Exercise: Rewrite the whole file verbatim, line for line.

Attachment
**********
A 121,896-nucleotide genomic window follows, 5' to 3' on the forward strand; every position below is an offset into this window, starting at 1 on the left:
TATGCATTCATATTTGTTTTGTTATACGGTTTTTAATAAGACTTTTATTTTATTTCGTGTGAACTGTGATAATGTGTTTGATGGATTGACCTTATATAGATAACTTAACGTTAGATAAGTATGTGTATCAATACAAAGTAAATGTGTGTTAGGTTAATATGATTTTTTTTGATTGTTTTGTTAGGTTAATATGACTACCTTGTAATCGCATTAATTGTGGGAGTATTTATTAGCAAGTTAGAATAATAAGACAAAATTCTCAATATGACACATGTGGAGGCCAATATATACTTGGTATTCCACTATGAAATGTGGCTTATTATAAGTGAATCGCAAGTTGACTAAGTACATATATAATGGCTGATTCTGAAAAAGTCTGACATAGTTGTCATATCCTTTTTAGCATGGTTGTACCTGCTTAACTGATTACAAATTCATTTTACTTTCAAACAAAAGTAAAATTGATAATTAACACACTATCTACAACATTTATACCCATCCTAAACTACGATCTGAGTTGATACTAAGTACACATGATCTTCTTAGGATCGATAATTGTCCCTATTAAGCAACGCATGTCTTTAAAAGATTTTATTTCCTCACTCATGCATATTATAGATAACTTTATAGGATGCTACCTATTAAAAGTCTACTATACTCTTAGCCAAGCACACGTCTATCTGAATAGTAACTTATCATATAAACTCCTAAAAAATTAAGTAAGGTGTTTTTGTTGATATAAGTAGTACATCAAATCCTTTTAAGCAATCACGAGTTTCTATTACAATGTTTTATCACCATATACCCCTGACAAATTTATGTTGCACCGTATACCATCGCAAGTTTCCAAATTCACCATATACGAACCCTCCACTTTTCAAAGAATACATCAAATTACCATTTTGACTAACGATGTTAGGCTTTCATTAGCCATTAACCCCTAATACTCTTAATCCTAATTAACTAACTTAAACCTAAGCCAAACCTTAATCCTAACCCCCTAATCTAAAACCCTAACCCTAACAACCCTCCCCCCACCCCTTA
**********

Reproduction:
A 121,896-nucleotide genomic window follows, 5' to 3' on the forward strand; every position below is an offset into this window, starting at 1 on the left:
TATGCATTCATATTTGTTTTGTTATACGGTTTTTAATAAGACTTTTATTTTATTTCGTGTGAACTGTGATAATGTGTTTGATGGATTGACCTTATATAGATAACTTAACGTTAGATAAGTATGTGTATCAATACAAAGTAAATGTGTGTTAGGTTAATATGATTTTTTTTGATTGTTTTGTTAGGTTAATATGACTACCTTGTAATCGCATTAATTGTGGGAGTATTTATTAGCAAGTTAGAATAATAAGACAAAATTCTCAATATGACACATGTGGAGGCCAATATATACTTGGTATTCCACTATGAAATGTGGCTTATTATAAGTGAATCGCAAGTTGACTAAGTACATATATAATGGCTGATTCTGAAAAAGTCTGACATAGTTGTCATATCCTTTTTAGCATGGTTGTACCTGCTTAACTGATTACAAATTCATTTTACTTTCAAACAAAAGTAAAATTGATAATTAACACACTATCTACAACATTTATACCCATCCTAAACTACGATCTGAGTTGATACTAAGTACACATGATCTTCTTAGGATCGATAATTGTCCCTATTAAGCAACGCATGTCTTTAAAAGATTTTATTTCCTCACTCATGCATATTATAGATAACTTTATAGGATGCTACCTATTAAAAGTCTACTATACTCTTAGCCAAGCACACGTCTATCTGAATAGTAACTTATCATATAAACTCCTAAAAAATTAAGTAAGGTGTTTTTGTTGATATAAGTAGTACATCAAATCCTTTTAAGCAATCACGAGTTTCTATTACAATGTTTTATCACCATATACCCCTGACAAATTTATGTTGCACCGTATACCATCGCAAGTTTCCAAATTCACCATATACGAACCCTCCACTTTTCAAAGAATACATCAAATTACCATTTTGACTAACGATGTTAGGCTTTCATTAGCCATTAACCCCTAATACTCTTAATCCTAATTAACTAACTTAAACCTAAGCCAAACCTTAATCCTAACCCCCTAATCTAAAACCCTAACCCTAACAACCCTCCCCCCACCCCTTA